The office of President Yoon Suk-yeol is pondering deeply how to cope with intensifying nuclear threats from North Korea amid growing calls that it is time to reintroduce U.S. tactical nuclear weapons to the country or acquire its own nuclear arsenal.
Calls for countering nuclear threats with nuclear weapons have gained traction recently as North Korea has fired off an unusually large number of ballistic missiles, including an intermediate-range missile over Japan, and carried out what it claims to be simulations of nuclear missile strikes on the South.
Concerns have also grown that North Korea will conduct what would be its seventh nuclear test at any time.
The ruling People Power Party (PPP) has been a main source of such calls, with leader Chung Jin-suk raising the need to scrap the 1991 inter-Korean denuclearization declaration and Rep. Kim Gi-hyeon, a heavyweight, stating the need for South Korea’s nuclear armament over the long term.
President Yoon has only said he is looking into various possibilities.
“There are diverse opinions across our nation and in the United States regarding extended deterrence, so I am listening to them carefully and looking carefully at various possibilities,” he said Thursday when asked about the possibility of redeploying tactical nuclear weapons.
Extended deterrence refers to the deployment of the full range of U.S. military assets, including nuclear capabilities, to defend an ally, while tactical nuclear weapons refer to those less powerful than strategic nuclear weapons that are capable of annihilating entire cities.
South Korea has been free of nuclear weapons since the U.S. withdrew tactical nuclear weapons from the peninsula in the early 1990s under a disarmament deal with the Soviet Union.
The country is also a member of the Non-Proliferation Treaty (NPT), which it has used as a basis to denounce North Korea’s nuclear development. Going nuclear would mean leaving the NPT and facing international sanctions that would deal a blow to South Korea’s export-dependent economy.
Presidential officials have said there is no change in South Korea’s commitment to the NPT regime, but the situation could change dramatically if the North pushes ahead with what would be its seventh nuclear test and undertakes other provocations.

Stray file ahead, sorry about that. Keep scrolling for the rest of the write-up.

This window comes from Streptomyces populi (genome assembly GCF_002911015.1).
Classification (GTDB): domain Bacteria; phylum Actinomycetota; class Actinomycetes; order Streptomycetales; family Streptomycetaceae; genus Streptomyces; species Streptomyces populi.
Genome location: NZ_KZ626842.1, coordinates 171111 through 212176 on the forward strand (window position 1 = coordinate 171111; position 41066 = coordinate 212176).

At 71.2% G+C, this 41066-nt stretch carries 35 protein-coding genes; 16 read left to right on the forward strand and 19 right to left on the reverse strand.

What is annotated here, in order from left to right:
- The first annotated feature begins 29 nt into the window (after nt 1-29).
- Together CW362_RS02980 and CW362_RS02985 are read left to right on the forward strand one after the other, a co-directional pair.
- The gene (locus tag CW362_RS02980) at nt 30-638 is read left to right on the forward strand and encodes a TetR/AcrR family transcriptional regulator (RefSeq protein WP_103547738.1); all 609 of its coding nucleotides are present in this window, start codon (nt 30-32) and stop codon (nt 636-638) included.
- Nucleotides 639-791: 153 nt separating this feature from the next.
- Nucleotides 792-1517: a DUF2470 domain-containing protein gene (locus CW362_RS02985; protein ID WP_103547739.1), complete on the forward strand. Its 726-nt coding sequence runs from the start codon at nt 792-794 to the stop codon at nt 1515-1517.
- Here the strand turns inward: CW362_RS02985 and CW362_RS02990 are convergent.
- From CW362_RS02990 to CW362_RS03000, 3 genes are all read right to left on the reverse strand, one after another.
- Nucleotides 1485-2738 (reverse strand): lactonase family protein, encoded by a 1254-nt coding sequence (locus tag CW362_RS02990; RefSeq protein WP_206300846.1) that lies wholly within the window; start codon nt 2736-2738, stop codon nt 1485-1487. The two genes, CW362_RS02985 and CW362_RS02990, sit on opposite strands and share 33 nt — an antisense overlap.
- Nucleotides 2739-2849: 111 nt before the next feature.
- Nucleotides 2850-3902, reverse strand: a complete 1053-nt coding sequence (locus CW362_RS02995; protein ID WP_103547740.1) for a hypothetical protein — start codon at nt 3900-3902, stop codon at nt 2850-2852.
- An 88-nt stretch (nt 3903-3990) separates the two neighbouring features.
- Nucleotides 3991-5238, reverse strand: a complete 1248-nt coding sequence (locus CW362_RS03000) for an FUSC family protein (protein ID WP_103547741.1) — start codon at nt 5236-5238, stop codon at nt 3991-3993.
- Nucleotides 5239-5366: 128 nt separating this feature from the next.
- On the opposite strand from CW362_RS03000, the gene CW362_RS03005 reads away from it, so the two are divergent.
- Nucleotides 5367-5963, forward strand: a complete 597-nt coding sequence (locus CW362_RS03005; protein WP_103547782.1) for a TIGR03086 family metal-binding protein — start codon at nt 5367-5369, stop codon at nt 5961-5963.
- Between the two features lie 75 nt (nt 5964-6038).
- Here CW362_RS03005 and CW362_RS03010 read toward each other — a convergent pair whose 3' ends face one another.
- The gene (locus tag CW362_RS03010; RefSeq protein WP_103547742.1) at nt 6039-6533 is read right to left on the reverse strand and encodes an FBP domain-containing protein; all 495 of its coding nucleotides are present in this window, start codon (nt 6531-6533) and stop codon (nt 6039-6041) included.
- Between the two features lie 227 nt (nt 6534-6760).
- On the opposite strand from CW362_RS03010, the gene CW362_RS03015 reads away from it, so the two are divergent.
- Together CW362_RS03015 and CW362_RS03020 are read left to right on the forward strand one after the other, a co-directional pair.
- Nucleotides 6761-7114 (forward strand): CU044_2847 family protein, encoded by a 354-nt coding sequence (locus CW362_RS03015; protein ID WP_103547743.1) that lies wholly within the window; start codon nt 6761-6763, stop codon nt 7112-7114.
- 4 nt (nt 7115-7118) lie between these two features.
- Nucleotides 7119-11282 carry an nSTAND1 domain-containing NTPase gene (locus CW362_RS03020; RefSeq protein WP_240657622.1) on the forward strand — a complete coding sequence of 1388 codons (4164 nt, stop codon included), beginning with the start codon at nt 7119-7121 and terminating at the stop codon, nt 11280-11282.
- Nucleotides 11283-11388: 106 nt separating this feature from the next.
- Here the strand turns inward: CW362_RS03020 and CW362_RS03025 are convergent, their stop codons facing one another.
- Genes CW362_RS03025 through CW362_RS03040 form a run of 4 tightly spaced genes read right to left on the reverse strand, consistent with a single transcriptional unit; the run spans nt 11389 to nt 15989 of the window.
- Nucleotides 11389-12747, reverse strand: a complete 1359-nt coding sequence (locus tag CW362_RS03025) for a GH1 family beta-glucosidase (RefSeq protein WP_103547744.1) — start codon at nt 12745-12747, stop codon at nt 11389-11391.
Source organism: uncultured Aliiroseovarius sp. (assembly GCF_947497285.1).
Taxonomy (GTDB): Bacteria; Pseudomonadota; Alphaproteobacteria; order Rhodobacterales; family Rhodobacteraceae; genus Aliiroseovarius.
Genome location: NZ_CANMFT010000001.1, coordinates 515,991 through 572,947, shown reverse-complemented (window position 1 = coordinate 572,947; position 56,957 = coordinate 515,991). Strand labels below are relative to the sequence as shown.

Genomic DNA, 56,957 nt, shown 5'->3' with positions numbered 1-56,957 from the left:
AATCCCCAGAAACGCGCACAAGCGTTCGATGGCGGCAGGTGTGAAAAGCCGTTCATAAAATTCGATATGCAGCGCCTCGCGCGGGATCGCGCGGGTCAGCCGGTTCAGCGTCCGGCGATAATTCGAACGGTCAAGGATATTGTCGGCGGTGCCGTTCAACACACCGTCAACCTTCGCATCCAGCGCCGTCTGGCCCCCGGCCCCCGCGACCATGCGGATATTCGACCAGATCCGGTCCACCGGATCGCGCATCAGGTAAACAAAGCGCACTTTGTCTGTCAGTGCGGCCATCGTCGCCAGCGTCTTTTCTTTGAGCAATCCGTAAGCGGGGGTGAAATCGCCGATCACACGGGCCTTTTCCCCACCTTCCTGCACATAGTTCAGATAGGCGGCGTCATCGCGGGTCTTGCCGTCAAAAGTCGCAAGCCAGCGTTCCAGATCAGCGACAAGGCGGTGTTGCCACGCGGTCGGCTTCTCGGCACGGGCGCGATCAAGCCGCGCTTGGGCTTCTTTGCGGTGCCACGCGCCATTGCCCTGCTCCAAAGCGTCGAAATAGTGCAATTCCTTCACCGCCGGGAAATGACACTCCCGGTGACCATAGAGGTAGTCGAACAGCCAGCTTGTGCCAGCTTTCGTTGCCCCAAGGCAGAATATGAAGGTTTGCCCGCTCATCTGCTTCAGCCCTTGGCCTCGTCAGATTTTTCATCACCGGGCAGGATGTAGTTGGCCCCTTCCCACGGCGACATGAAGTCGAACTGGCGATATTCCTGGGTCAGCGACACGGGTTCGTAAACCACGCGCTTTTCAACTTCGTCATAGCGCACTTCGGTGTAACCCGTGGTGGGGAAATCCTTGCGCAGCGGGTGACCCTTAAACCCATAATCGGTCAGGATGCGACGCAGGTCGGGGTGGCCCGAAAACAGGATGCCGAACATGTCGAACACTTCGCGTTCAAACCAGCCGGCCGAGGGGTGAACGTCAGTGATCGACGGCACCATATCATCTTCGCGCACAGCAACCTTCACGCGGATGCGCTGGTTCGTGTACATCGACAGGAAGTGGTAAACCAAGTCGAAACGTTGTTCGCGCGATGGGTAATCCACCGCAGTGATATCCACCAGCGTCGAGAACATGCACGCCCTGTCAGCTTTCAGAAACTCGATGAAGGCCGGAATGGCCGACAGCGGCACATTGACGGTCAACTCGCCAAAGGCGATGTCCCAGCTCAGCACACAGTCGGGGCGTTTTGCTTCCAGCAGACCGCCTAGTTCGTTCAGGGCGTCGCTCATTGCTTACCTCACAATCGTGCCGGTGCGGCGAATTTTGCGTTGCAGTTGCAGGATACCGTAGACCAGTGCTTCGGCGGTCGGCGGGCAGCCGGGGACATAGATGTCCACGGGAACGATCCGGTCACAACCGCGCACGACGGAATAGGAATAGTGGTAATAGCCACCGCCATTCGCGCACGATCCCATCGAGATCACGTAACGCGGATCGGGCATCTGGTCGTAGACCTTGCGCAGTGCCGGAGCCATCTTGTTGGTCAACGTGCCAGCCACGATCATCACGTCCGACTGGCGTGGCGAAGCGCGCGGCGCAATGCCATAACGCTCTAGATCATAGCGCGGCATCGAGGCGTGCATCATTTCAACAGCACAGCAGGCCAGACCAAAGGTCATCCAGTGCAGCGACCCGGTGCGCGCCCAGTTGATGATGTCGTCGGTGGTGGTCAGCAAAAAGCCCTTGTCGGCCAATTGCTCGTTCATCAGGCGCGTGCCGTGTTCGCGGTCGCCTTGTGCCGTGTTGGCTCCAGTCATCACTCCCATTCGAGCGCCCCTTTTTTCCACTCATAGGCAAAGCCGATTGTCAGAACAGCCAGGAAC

“At this point, it is difficult to predict how the situation unfolds after the seventh nuclear test,” one official said on condition of anonymity because he is not authorized to discuss the sensitive issue on the record.
Earlier in the day, the Chosun Ilbo newspaper reported that South Korea has asked the United States to have strategic assets, such as nuclear aircraft carriers or nuclear submarines, deployed to waters around the Korean Peninsula on a rotational basis around the clock in the event of a nuclear test by the North.
Such an option could help bring nuclear weapons close to the country but not to it, in order to remain within the parameters of the NPT regime.
A presidential official told reporters he had little to add to the president’s remarks.
“What I can say for now is that we are consulting, discussing and devising all the means and all the measures to dramatically strengthen the extended deterrence against all possibilities,” the official said.
The U.S. is known to be against the redeployment of nukes to South Korea as part of its longstanding policy against the proliferation of nuclear weapons. South Korea’s nuclear armament would also unnerve neighbors such as China and Russia and could spark a nuclear arms race across the wider region.
When asked Tuesday if South Korea has asked the U.S. to redeploy tactical nuclear weapons, John Kirby, the White House National Security Council coordinator for strategic communications, declined to comment.
He told reporters he would defer questions about South Korea’s position and wishes to the South Korean government, saying, “Our goal is the complete, verifiable denuclearization of the Korean Peninsula, and we believe that there’s still a diplomatic path forward to this.”
Experts say nuclear-sharing arrangements could include the sharing of U.S. nuclear-tipped missiles with South Korean submarines or the fitting of U.S. nuclear warheads atop South Korea’s submarine-launched ballistic missiles (SLBM).
The U.S. strategic assets that are being talked about as candidates for rotational deployment are the USS Ronald Reagan aircraft carrier, B-1, B-2 and B-52 strategic bombers and nuclear-powered submarines.
In July, Defense Minister Lee Jong-sup told a parliamentary session that South Korea continues to be in talks with the United States over the timely deployment of nuclear submarines and other assets in a contingency.
“Talks with the United States are ongoing,” a national security official told Yonhap News Agency on Thursday.
Source: Yonhap News Agency